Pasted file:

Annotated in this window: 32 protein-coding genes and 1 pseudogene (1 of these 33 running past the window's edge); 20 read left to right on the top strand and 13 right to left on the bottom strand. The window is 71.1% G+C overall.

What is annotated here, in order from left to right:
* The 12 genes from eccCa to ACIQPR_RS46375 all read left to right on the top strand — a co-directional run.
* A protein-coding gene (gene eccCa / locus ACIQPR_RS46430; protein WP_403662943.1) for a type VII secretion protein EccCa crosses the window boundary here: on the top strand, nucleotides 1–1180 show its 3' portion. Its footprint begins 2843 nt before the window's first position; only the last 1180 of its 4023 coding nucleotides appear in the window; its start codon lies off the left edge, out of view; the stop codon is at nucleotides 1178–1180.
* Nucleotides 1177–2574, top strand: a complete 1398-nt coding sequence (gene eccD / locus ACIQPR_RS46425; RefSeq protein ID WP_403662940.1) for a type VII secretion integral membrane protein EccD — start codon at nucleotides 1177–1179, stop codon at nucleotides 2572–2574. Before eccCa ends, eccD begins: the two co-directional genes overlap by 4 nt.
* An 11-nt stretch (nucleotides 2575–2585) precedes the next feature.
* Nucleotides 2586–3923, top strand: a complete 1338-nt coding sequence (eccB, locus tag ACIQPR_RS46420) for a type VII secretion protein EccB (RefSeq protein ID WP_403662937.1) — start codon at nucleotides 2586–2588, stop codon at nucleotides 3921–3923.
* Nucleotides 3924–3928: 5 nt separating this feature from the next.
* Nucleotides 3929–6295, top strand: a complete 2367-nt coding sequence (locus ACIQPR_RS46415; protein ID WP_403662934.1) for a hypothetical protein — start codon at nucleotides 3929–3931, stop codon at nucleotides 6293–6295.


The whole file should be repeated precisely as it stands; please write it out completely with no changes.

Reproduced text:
Annotated in this window: 32 protein-coding genes and 1 pseudogene (1 of these 33 running past the window's edge); 20 read left to right on the top strand and 13 right to left on the bottom strand. The window is 71.1% G+C overall.

What is annotated here, in order from left to right:
* The 12 genes from eccCa to ACIQPR_RS46375 all read left to right on the top strand — a co-directional run.
* A protein-coding gene (gene eccCa / locus ACIQPR_RS46430; protein WP_403662943.1) for a type VII secretion protein EccCa crosses the window boundary here: on the top strand, nucleotides 1–1180 show its 3' portion. Its footprint begins 2843 nt before the window's first position; only the last 1180 of its 4023 coding nucleotides appear in the window; its start codon lies off the left edge, out of view; the stop codon is at nucleotides 1178–1180.
* Nucleotides 1177–2574, top strand: a complete 1398-nt coding sequence (gene eccD / locus ACIQPR_RS46425; RefSeq protein ID WP_403662940.1) for a type VII secretion integral membrane protein EccD — start codon at nucleotides 1177–1179, stop codon at nucleotides 2572–2574. Before eccCa ends, eccD begins: the two co-directional genes overlap by 4 nt.
* An 11-nt stretch (nucleotides 2575–2585) precedes the next feature.
* Nucleotides 2586–3923, top strand: a complete 1338-nt coding sequence (eccB, locus tag ACIQPR_RS46420) for a type VII secretion protein EccB (RefSeq protein ID WP_403662937.1) — start codon at nucleotides 2586–2588, stop codon at nucleotides 3921–3923.
* Nucleotides 3924–3928: 5 nt separating this feature from the next.
* Nucleotides 3929–6295, top strand: a complete 2367-nt coding sequence (locus ACIQPR_RS46415; protein ID WP_403662934.1) for a hypothetical protein — start codon at nucleotides 3929–3931, stop codon at nucleotides 6293–6295.